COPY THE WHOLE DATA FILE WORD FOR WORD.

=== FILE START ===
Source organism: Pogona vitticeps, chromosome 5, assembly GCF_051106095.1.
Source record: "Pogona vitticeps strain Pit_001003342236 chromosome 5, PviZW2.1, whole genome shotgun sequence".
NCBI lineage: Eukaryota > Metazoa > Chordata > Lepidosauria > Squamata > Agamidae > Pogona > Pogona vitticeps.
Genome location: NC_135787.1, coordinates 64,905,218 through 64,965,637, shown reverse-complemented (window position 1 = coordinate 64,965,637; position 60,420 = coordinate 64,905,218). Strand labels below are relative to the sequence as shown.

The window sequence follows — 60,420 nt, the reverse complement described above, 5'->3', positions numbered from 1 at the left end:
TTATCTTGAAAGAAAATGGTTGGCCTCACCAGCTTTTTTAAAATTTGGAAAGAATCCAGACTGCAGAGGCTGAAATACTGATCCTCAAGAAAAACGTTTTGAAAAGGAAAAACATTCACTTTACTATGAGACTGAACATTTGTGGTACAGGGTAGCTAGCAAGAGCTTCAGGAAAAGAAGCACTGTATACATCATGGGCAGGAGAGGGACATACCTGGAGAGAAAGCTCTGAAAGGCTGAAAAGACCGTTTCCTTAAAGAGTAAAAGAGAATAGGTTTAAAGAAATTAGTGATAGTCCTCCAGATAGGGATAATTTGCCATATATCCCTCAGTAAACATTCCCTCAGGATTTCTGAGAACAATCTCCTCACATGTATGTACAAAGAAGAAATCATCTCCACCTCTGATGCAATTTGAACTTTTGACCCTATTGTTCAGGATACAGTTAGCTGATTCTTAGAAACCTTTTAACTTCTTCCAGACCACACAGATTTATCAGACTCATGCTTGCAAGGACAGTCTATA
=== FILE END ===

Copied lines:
Source organism: Pogona vitticeps, chromosome 5, assembly GCF_051106095.1.
Source record: "Pogona vitticeps strain Pit_001003342236 chromosome 5, PviZW2.1, whole genome shotgun sequence".
NCBI lineage: Eukaryota > Metazoa > Chordata > Lepidosauria > Squamata > Agamidae > Pogona > Pogona vitticeps.
Genome location: NC_135787.1, coordinates 64,905,218 through 64,965,637, shown reverse-complemented (window position 1 = coordinate 64,965,637; position 60,420 = coordinate 64,905,218). Strand labels below are relative to the sequence as shown.

The window sequence follows — 60,420 nt, the reverse complement described above, 5'->3', positions numbered from 1 at the left end:
TTATCTTGAAAGAAAATGGTTGGCCTCACCAGCTTTTTTAAAATTTGGAAAGAATCCAGACTGCAGAGGCTGAAATACTGATCCTCAAGAAAAACGTTTTGAAAAGGAAAAACATTCACTTTACTATGAGACTGAACATTTGTGGTACAGGGTAGCTAGCAAGAGCTTCAGGAAAAGAAGCACTGTATACATCATGGGCAGGAGAGGGACATACCTGGAGAGAAAGCTCTGAAAGGCTGAAAAGACCGTTTCCTTAAAGAGTAAAAGAGAATAGGTTTAAAGAAATTAGTGATAGTCCTCCAGATAGGGATAATTTGCCATATATCCCTCAGTAAACATTCCCTCAGGATTTCTGAGAACAATCTCCTCACATGTATGTACAAAGAAGAAATCATCTCCACCTCTGATGCAATTTGAACTTTTGACCCTATTGTTCAGGATACAGTTAGCTGATTCTTAGAAACCTTTTAACTTCTTCCAGACCACACAGATTTATCAGACTCATGCTTGCAAGGACAGTCTATA